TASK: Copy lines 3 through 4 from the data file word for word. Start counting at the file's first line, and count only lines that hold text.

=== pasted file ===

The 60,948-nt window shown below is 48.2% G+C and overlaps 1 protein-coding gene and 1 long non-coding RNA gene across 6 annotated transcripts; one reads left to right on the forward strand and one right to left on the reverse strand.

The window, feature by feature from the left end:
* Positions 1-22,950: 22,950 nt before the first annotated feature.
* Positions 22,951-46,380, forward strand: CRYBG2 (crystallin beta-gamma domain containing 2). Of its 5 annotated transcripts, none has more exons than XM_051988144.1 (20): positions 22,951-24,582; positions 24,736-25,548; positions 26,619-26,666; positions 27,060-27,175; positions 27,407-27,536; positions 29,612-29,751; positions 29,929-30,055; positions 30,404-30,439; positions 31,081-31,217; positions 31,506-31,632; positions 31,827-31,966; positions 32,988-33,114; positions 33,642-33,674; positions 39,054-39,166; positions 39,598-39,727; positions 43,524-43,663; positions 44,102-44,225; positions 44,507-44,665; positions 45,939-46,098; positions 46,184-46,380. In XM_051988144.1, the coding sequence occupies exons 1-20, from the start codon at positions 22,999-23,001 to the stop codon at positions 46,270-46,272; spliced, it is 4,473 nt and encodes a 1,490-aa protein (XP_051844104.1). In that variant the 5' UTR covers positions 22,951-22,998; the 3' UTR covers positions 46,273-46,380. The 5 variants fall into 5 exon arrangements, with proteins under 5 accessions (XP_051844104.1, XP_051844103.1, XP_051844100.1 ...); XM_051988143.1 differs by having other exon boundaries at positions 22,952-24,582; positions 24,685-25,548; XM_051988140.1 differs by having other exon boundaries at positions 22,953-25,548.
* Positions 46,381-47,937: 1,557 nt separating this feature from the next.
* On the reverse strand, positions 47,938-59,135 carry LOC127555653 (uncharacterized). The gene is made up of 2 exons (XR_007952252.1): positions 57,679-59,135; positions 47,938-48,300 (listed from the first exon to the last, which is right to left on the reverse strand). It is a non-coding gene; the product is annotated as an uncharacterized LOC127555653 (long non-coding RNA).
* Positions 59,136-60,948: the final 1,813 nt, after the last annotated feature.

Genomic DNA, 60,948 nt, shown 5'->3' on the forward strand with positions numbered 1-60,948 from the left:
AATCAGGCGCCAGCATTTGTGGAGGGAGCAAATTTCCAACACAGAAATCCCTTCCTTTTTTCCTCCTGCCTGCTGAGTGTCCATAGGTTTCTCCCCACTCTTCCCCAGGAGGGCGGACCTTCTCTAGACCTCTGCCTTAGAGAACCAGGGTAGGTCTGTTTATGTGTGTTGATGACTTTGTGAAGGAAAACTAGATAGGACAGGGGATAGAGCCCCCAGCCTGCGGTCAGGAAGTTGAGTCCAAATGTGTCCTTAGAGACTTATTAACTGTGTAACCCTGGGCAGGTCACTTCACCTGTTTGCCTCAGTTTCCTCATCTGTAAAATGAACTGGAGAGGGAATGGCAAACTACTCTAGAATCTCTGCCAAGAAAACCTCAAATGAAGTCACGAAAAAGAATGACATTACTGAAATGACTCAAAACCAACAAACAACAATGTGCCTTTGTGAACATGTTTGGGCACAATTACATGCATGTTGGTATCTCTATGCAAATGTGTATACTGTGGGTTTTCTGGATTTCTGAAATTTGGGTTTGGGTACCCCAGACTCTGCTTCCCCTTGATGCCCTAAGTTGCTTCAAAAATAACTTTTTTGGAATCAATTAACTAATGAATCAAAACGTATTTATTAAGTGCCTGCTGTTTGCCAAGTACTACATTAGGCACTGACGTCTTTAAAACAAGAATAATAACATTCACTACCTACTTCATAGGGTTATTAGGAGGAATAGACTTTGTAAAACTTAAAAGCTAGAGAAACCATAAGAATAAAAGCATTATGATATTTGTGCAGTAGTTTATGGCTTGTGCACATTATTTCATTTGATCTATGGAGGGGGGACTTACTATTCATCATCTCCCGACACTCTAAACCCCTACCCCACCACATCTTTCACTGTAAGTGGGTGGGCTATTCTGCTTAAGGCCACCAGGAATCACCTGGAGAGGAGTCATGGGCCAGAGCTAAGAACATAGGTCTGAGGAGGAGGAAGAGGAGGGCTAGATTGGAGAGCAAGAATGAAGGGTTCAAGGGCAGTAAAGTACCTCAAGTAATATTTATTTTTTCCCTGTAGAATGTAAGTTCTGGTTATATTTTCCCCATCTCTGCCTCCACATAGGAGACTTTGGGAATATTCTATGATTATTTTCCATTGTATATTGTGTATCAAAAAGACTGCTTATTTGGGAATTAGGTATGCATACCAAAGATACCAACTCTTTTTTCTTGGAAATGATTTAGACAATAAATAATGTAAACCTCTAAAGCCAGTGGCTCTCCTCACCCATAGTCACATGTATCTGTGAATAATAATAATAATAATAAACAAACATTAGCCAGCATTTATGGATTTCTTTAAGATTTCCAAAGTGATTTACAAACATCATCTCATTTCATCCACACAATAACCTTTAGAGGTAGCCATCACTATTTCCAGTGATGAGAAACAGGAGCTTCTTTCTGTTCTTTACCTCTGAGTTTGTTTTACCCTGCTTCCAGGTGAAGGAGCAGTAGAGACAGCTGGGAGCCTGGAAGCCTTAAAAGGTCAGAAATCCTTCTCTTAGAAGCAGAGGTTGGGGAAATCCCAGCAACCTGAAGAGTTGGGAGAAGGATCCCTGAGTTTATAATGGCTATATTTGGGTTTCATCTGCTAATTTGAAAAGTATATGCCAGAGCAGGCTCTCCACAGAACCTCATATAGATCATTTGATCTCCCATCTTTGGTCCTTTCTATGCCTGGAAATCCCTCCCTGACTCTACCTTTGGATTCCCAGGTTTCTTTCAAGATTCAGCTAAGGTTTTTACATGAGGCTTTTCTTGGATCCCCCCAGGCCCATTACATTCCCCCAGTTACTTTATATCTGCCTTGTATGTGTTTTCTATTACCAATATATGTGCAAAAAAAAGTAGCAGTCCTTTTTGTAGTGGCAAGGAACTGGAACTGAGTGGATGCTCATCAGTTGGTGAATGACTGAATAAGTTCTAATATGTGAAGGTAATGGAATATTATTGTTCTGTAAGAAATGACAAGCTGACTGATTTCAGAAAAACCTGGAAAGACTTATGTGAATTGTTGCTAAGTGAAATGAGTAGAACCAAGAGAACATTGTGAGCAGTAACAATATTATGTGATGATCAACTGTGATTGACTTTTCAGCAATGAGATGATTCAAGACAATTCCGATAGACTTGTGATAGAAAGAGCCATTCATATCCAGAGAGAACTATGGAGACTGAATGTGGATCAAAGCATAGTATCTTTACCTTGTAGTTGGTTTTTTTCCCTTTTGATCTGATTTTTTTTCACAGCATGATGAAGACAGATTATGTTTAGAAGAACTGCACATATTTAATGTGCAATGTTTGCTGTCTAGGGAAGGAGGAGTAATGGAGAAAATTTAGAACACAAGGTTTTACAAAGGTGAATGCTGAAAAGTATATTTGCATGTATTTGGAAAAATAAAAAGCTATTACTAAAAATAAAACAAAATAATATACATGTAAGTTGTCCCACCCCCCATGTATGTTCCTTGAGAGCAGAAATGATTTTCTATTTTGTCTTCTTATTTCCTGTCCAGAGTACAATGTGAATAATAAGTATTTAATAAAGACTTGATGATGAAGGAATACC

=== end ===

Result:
* Positions 1-22,950: 22,950 nt before the first annotated feature.
* Positions 22,951-46,380, forward strand: CRYBG2 (crystallin beta-gamma domain containing 2). Of its 5 annotated transcripts, none has more exons than XM_051988144.1 (20): positions 22,951-24,582; positions 24,736-25,548; positions 26,619-26,666; positions 27,060-27,175; positions 27,407-27,536; positions 29,612-29,751; positions 29,929-30,055; positions 30,404-30,439; positions 31,081-31,217; positions 31,506-31,632; positions 31,827-31,966; positions 32,988-33,114; positions 33,642-33,674; positions 39,054-39,166; positions 39,598-39,727; positions 43,524-43,663; positions 44,102-44,225; positions 44,507-44,665; positions 45,939-46,098; positions 46,184-46,380. In XM_051988144.1, the coding sequence occupies exons 1-20, from the start codon at positions 22,999-23,001 to the stop codon at positions 46,270-46,272; spliced, it is 4,473 nt and encodes a 1,490-aa protein (XP_051844104.1). In that variant the 5' UTR covers positions 22,951-22,998; the 3' UTR covers positions 46,273-46,380. The 5 variants fall into 5 exon arrangements, with proteins under 5 accessions (XP_051844104.1, XP_051844103.1, XP_051844100.1 ...); XM_051988143.1 differs by having other exon boundaries at positions 22,952-24,582; positions 24,685-25,548; XM_051988140.1 differs by having other exon boundaries at positions 22,953-25,548.